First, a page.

Doctors who reviewed the paper -- written for a United Methodist Church's committee to study homosexuality -- derided it as prioritizing political ideology over science.
Kennedy previously said in a statement, "I am disappointed that the administration looked past the many talented physicians who have a record of bringing people together and instead chose an individual whose record appears to guarantee a polarizing and divisive nomination process. Our committee has the responsibility to assess whether Dr. Holsinger can serve effectively as surgeon general for all Americans."
House Democrats set the stage for the hearing, which is expected to be contentious, by publicly interviewing Dr. Richard Carmona, the surgeon general from 2002 to 2006, who claimed that the Bush administration suppressed public health information because of the administration's conservative ideology.
"The vetting was done by political appointees who were specifically there to be able to spin, if you will, my words that would be preferable to a political or ideological preconceived notion that had nothing to do with science," Carmona testified.
White House spokesman Tony Snow Wednesday told reporters that "nobody, as far as I could tell, was 'muzzling' him. But on the other hand, there is certainly nothing scandalous about saying to somebody who was a presidential appointee, you should advocate the President's policies."
Other surgeons general -- Dr. David Satcher, who served in that role under President Clinton, and C. Everett Koop, who served under President Reagan, also told stories about political interference.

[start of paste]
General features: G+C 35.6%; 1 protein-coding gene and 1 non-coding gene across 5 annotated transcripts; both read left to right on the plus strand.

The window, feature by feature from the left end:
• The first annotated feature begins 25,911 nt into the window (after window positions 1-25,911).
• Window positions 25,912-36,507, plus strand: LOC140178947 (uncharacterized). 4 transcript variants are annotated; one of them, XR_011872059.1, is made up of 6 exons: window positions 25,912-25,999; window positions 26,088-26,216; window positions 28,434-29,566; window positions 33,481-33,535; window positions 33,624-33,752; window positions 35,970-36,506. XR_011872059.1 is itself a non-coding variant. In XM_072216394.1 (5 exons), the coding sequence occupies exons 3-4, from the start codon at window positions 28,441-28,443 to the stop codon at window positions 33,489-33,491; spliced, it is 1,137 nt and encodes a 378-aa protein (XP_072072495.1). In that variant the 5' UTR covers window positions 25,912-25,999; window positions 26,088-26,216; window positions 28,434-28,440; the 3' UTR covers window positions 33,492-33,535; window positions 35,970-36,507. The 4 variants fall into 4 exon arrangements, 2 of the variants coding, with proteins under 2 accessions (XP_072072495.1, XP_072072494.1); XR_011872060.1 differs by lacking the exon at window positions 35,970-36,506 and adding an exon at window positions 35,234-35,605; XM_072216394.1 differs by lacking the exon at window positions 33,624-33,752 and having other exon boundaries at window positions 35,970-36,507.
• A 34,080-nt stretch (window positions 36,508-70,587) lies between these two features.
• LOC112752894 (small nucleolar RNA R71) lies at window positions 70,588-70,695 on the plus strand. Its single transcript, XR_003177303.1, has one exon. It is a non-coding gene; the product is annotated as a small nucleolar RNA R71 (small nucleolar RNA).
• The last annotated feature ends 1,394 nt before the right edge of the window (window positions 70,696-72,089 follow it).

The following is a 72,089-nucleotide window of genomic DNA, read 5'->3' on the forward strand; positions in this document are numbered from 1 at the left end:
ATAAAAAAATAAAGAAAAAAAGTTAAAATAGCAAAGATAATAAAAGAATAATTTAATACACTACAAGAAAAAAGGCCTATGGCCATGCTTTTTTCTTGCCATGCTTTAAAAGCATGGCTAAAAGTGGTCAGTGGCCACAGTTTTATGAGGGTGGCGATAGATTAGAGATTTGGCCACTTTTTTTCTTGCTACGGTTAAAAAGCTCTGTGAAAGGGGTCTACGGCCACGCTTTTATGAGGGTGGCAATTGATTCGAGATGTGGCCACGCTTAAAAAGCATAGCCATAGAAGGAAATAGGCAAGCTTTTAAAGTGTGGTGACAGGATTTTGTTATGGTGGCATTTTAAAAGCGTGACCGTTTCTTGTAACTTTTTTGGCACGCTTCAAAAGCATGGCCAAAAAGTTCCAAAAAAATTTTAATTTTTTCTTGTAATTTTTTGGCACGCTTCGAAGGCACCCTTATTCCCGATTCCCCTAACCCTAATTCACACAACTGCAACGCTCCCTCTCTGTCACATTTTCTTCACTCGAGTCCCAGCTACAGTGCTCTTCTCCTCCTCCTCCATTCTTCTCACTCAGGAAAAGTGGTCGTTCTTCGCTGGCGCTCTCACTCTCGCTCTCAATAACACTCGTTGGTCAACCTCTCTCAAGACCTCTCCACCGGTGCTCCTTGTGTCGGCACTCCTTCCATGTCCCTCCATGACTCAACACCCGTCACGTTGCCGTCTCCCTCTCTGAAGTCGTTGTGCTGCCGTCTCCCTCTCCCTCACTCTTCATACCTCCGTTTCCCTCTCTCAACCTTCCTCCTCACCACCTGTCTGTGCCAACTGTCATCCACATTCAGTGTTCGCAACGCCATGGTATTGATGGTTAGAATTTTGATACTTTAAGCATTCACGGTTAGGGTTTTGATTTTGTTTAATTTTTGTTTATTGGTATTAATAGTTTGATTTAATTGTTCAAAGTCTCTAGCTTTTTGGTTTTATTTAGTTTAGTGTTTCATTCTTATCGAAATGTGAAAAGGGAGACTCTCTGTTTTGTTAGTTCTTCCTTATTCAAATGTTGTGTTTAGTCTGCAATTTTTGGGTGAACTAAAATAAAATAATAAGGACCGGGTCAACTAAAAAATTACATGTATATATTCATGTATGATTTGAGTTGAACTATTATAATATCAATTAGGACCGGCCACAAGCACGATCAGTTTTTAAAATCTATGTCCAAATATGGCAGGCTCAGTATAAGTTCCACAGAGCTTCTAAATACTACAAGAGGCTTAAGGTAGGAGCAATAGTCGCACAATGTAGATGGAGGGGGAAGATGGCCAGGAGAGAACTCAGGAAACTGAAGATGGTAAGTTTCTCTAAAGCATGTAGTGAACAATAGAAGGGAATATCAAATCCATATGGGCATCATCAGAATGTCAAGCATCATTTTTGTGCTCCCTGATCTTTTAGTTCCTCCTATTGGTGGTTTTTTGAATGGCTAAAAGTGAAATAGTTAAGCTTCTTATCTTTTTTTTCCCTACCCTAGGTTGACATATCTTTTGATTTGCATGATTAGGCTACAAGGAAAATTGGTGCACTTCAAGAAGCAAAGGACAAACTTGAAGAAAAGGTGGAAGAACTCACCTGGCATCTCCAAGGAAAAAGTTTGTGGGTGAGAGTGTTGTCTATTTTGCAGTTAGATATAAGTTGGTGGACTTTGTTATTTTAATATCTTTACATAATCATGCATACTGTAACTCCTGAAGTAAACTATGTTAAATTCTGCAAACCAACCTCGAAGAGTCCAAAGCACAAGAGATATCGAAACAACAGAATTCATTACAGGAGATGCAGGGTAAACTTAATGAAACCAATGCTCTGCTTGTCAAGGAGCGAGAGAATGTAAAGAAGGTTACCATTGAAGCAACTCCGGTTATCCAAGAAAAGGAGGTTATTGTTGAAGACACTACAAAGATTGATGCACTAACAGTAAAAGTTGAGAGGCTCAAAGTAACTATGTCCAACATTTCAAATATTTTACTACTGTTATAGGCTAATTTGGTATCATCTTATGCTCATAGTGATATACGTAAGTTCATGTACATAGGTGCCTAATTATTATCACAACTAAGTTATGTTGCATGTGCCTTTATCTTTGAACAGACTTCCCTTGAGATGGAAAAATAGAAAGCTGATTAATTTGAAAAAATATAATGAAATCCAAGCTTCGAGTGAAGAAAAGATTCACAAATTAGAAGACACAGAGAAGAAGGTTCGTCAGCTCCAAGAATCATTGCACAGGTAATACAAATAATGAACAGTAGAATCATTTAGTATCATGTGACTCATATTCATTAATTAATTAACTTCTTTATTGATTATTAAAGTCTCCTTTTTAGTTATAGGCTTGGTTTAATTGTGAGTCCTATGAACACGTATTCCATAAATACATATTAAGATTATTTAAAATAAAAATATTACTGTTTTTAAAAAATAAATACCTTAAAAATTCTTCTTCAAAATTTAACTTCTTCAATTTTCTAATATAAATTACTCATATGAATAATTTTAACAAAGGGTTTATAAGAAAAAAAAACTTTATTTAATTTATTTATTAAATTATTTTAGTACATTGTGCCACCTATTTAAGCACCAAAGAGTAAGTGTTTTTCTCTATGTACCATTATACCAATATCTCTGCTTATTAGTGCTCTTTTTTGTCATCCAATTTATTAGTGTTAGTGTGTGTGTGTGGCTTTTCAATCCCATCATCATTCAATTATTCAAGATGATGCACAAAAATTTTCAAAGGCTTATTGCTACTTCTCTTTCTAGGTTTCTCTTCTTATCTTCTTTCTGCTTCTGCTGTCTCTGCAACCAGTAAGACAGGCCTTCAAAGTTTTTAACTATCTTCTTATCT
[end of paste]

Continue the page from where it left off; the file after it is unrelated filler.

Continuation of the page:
"Mr. Reagan was pressed to fire me every day, largely because of my work on AIDS, but he would not interfere," Koop testified. "Over the years since I left office I've observed a worrisome trend of less than ideal treatment of the surgeon general, including undermining his authority at times when his role and function seemed abundantly clear. Clearly, the surgeon general must be free to serve the American people without political interference."
What Democrats seem to fear is that Holsinger is precisely the kind of doctor who wouldn't need any political interference since he already is guided more by political considerations and theology than science. Some conservative groups, however, are also opposed to Holsinger's nomination, because in 2002 he spoke in favor of embryonic stem cell research. A White House spokeswoman said that Holsinger no longer feels the same way because of advances in stem cell research that does not involve human embryos.
Beyond that, the White House has generally not addressed the controversy.
Holly Babin, a spokeswoman for the Department of Heath and Human Services -- the agency that will take the lead on trying to achieve Holsinger's confirmation -- insisted that the paper was by no means reflective of Holsinger's thinking.
"That paper was a survey of scientific peer-reviewed studies that he was asked to compile by the United Methodist Church, it's not that he was saying 'this is what I believe,'" Babin said. "It's a reflection of the available scientific data from the 1980s. It should be noted that in 1991, homosexuals were banned from the military and several years before that, homosexuality and Haitian nationality were considered risk factors for HIV/AIDS. Over the last 20 years, a clearer understanding of these issues has been achieved.
Asked about medical experts who disputed that Holsinger's paper expressed opinions timely in 1991 and pressed to explain what Holsinger's views on homosexuality are currently, Babin said, "We look forward to the confirmation process, where we can share Dr. Holsinger's qualifications and views."